A state grand jury is focusing on possible tax fraud in an investigation of the lavish lifestyles of Jessica Hahn and the Long Island preacher she served as secretary, the New York Post reported today. Two people who identified themselves as Hahn's former lovers say they were called to testify before the grand jury in Albany last week, the Post said. They told the newspaper they testified that Hahn was in love with the preacher, the Rev. Gene Profeta of the Full Gospel Tabernacle Church in Massapequa, and that her lifestyle seemed far above what she could afford on her $80-a-week salary.
October 11, 1989 | By David Johnston, Michael E. Ruane and Mike Schurman, Special to The Inquirer Inquirer staff writer John Way Jennings, correspondent Bill Sokolic and the Associated Press contributed to this article
Three top executives of developer Donald Trump's Atlantic City casino empire were killed yesterday when their helicopter lost its main rotor and crashed on the wooded median strip of the Garden State Parkway about two miles north of the Barnegat toll plaza. The helicopter's pilot and co-pilot also were killed in the crash, which occurred shortly before 2 p.m. about 30 miles north of Atlantic City. Witnesses said they heard a loud bang and saw the sleek, Italian-made helicopter's 36-foot main rotor stop spinning and then "pop" off. The craft, flying at 2,800 feet and probably traveling about 150 m.p.h.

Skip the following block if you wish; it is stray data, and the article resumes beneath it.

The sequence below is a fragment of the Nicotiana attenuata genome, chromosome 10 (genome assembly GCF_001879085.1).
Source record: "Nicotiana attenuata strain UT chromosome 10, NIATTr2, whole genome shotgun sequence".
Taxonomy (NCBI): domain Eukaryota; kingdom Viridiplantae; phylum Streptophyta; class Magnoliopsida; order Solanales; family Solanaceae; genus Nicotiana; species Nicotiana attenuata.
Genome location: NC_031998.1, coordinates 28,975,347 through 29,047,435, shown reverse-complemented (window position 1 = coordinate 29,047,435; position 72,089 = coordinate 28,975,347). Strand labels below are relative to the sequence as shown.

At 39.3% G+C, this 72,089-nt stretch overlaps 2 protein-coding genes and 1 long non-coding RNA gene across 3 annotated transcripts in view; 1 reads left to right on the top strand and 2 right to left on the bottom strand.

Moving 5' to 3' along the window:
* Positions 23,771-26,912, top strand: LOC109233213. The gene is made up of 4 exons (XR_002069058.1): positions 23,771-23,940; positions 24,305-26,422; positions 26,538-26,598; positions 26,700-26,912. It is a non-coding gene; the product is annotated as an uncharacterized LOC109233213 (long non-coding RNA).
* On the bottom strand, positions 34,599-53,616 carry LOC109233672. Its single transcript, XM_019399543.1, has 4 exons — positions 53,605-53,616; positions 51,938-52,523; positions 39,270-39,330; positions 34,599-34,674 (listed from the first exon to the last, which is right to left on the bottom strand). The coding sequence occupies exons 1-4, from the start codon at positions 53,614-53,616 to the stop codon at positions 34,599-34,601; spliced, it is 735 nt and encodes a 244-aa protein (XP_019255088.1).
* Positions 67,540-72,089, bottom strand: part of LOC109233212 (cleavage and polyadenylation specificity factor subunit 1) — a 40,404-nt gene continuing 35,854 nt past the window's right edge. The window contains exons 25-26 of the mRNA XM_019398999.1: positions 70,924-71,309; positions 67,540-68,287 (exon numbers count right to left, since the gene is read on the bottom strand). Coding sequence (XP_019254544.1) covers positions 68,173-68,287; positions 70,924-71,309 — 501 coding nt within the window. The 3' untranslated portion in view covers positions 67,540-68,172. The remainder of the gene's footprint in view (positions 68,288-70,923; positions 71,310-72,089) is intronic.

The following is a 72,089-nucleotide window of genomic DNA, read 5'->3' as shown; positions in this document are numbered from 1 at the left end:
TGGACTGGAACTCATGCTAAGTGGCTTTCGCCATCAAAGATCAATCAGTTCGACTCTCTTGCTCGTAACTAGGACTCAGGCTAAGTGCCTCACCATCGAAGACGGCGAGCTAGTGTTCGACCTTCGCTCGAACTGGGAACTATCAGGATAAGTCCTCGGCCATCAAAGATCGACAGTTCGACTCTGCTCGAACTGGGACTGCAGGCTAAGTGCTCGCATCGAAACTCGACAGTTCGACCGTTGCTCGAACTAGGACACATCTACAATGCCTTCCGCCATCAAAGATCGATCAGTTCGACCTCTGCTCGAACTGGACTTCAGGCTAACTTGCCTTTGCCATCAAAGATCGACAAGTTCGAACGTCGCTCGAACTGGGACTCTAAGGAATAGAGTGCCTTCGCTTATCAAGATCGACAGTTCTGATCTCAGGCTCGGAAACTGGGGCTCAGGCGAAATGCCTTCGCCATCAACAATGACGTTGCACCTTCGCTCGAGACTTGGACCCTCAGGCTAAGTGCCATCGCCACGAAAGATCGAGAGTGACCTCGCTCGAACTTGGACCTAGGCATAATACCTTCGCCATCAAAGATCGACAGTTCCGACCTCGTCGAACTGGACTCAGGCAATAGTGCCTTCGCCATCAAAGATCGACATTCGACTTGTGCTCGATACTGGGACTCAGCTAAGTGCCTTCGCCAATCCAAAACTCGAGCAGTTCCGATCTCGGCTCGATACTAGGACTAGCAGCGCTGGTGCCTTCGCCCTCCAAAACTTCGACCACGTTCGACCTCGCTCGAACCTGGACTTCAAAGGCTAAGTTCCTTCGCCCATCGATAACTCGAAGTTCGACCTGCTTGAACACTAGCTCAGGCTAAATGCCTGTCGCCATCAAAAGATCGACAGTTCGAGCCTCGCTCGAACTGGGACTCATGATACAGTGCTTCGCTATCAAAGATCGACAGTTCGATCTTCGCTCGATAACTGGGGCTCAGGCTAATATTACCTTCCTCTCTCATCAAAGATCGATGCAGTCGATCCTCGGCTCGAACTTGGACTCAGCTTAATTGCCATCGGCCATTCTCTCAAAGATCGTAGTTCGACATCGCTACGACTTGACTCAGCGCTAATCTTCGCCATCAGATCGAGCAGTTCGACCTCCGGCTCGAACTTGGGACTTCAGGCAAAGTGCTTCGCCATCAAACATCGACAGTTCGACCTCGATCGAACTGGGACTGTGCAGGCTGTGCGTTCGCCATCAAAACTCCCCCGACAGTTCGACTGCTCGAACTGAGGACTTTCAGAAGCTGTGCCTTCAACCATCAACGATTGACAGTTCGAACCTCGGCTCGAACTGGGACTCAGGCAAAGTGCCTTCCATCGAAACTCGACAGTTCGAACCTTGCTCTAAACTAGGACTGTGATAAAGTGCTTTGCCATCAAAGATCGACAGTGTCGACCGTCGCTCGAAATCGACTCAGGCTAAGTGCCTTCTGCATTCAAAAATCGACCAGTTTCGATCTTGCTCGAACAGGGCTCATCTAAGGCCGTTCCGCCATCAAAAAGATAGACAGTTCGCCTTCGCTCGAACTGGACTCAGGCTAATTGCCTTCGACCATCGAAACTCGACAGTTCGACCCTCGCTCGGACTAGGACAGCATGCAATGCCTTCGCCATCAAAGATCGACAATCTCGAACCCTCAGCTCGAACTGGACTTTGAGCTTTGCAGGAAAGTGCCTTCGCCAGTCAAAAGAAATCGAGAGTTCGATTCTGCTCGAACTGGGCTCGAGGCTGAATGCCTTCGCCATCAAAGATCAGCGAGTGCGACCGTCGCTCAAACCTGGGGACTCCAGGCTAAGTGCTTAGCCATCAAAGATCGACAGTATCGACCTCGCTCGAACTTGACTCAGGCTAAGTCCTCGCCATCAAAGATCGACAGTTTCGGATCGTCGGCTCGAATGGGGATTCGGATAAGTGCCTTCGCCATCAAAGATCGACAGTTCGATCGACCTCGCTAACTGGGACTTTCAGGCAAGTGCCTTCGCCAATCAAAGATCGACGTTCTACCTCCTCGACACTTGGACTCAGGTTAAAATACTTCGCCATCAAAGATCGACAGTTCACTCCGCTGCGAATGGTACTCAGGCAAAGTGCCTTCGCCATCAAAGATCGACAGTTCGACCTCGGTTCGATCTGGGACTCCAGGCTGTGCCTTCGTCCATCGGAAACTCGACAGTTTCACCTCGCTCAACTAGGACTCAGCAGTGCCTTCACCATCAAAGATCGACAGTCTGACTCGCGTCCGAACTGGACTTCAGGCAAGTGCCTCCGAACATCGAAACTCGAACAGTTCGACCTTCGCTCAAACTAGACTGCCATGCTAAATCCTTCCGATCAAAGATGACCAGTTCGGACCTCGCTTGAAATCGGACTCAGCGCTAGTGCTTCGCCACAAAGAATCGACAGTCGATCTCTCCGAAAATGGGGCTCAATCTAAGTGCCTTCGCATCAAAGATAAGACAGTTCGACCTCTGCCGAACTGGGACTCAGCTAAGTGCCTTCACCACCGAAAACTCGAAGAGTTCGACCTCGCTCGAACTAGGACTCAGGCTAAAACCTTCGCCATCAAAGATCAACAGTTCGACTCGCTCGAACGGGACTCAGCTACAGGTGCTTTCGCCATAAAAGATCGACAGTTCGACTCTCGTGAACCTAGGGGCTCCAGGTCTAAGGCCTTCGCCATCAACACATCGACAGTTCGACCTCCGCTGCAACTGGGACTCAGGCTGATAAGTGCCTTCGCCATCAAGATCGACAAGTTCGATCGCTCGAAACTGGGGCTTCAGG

March 20, 2009 | By Sally Friedman FOR THE INQUIRER
On the outside, it looks like a standard Cinnaminson Colonial, vintage 1960s. The only indication of anything unusual is a front door painted in purest lavender in a neighborhood of more standard beiges, browns and an occasional red. Step inside that door, however, and nothing is a bit ordinary. Anna and Joseph Tumas have created an enchanted European cottage within these all-American walls, a testament to Anna Tumas' German roots - and to her uncanny knack for filling interior spaces with extraordinary finds from yard sales and flea markets.
August 4, 2011 | By A.D. Amorosi, For The Inquirer
When developer Bart Blatstein locked chef Shola Olunloyo out of the Piazza at Schmidts in March, it was a shot heard round the Philadelphia food world. After countless delays, Speck Food + Wine - a stunning open kitchen more like a theater than a restaurant - would not open. It was not the first time Olunloyo's widely publicized plans had not come to fruition. Indeed, Olunloyo may be the most buzzed-about chef who has never opened a restaurant. In contrast, Tony Rim, 38, who recently opened Raw at the Piazza in that space, is quietly building a restaurant empire with very little buzz.
The relentless sun seemed to melt the tarmac at Santa Monica Airport. Inside a massive old hangar, the air was chilled and the scene resembled a picture postcard of an alpine scene. The crew was filming Snowden on Ice, an hour-long special that will appear at 8 tonight on CBS (Channel 3). The winter fantasy includes skating stars Ekaterina Gordeeva of Russia, Scott Hamilton of the United States, and Canadians Kurt Browning and Josee Chouinard. Original songs for the special are performed by Kenny Rogers, Lou Rawls, Amy Grant, Anne Murray and Olivia Newton-John.